Who Took a Bite of My Pancake (谁咬了我的大饼) written and illustrated by Xu Zhijiang (徐志江). Nanjing: Nanjing shi fan da xue chu ban she, 2013. (Cotsen 154141) Who Took a Bite of My Pancake (谁咬了我的大饼) written and illustrated by Xu Zhijiang (徐志江). Nanjing: Nanjing shi fan da xue chu ban she, 2013. (Cotsen 154141)
Who Took a Bite of My Pancake (谁咬了我的大饼), written and illustrated by Xu Zhijiang (徐志江). Nanjing: Nanjing shi fan da xue chu ban she, 2013. (Cotsen 154141)

How terribly boring would it be if there were no humor in children’s books? Humor contributed to the immense popularity of many Chinese children’s stories published in the second half of the twentieth century, works which were otherwise didactic, nationalistic, and Communist. Humor continues to characterize contemporary Chinese picture books, which have been considerably de-politicized. In Who Took a Bite of My Pancake (Cotsen 154141), published in 2013, a good-natured piglet wakes to find a bite missing from his freshly made pancake. He begins asking around to identify the culprit. In order to prove their innocence, the suspect animals (a bird, a rabbit, a fox, etc.) take defiant bites from the pancake, so that their bite-marks can be compared to the first bite. One by one, the animals demonstrate that the first bite, which was shaped like a half-moon, could not possibly have been left by their beaks or teeth. The piglet resigns himself to enjoying what little is left of his pancake, still wondering who did it. On the last page, more perceptive readers will notice that the only bite that matches the first one is the piglet’s own. Who Took a Bite is a definite giggle-inducer. Toddlers will relish being the wiser as the piglet takes on his inevitably fruitless investigation. This flattering feeling of wisdom is not to be taken for granted at an age when everyone else in your life seems to know more than you do.

Is It Morning (天亮了吗) written by Xiao Mao (萧袤) and illustrated by Liu Xuebo (刘学波). Nanning: Jie li chu ban she, 2014. (Cotsen 154239) Is It Morning (天亮了吗) written by Xiao Mao (萧袤) and illustrated by Liu Xuebo (刘学波). Nanning: Jie li chu ban she, 2014. (Cotsen 154239)
Is It Morning (天亮了吗), written by Xiao Mao (萧袤) and illustrated by Liu Xuebo (刘学波). Nanning: Jie li chu ban she, 2014. (Cotsen 154239)

In Is It Morning (Cotsen 154239), we meet a young rooster on the eve of his first cock-a-doodle-doo duty. Too excited to fall asleep, he stays up lest he miss the first sign of dawn. Over the course of the night, he mistakes the glow of fireflies, the sparks of fireworks, the radiance of a shooting star, and the glare of headlights for the break of day. After so many false alarms, he is exhausted. When dawn finally does arrive, as you might have guessed, our protagonist is fast asleep.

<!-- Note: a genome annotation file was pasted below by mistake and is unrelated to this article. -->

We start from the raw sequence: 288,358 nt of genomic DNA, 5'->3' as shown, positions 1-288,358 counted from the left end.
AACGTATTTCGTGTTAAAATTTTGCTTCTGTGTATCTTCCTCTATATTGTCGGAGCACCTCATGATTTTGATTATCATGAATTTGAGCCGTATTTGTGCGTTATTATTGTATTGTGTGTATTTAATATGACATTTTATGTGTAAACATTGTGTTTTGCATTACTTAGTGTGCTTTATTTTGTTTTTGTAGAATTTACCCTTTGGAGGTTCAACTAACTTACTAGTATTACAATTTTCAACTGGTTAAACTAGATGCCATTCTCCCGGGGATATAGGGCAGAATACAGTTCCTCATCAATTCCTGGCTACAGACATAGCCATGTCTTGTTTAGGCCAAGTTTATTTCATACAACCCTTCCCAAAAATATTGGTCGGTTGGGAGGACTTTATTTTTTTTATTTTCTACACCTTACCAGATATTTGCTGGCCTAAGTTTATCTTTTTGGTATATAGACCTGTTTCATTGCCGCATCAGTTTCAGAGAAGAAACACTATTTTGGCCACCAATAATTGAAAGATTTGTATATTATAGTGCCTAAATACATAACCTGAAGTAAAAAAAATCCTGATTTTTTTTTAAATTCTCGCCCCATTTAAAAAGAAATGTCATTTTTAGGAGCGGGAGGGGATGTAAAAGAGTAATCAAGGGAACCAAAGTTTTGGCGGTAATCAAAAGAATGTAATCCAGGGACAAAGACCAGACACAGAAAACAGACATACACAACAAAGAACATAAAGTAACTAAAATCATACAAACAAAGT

Is It Morning is part of a 20-volume toddlers’ series titled I Have Never Thought of That (没想到: 婴儿创意图画书) (2014), which intends to teach parenting skills in addition to amuse children. Each volume contains a one-page guide to sharing the book with a child reader, often spelling out the “moral” of the story for adult caregivers. These morals break away from traditional values such as self-constraint, modesty, and perseverance, and encourage self-esteem and assertiveness in children. Overall, they advocate a parenting attitude that is more tolerant and sympathetic to children. The shared-reading guide for Is It Morning points out that it is okay to make mistakes, especially on your first try, promoting a more positive view of failure. As the guide suggests, the young rooster will be able to respond to teasing and laughter by saying, “Yes, I have overslept and missed my crow duty, but last night I saw the dance of fireflies, beautiful explosions of fireworks, and the shining journey of a shooting star.”

Do I have to go to sleep when evening falls?

The owl, “No, I won’t.”

I Won’t (就不), written by Gong Ruping (巩孺萍) and illustrated by Dou Dou Yu (豆豆鱼). Nanning: Jie li chu ban she, 2014. (Cotsen 154239)

In another title I Won’t (Cotsen 154239), the shared-reading guide warns that it is unhealthy for children to bottle up their feelings and remain constantly obedient, a message that is alien to traditional Chinese culture. The guide suggests that such repressive parenting strategies have the potential to cause estrangement in the long run. In I Won’t, a little girl finds a voice and an emotional outlet through “disobedient” animals who are not afraid of saying “no” to commands. Revolutionary as the message sounds, it reflects a shift of what children are most valued for–from being a source of material returns to that of emotional rewards.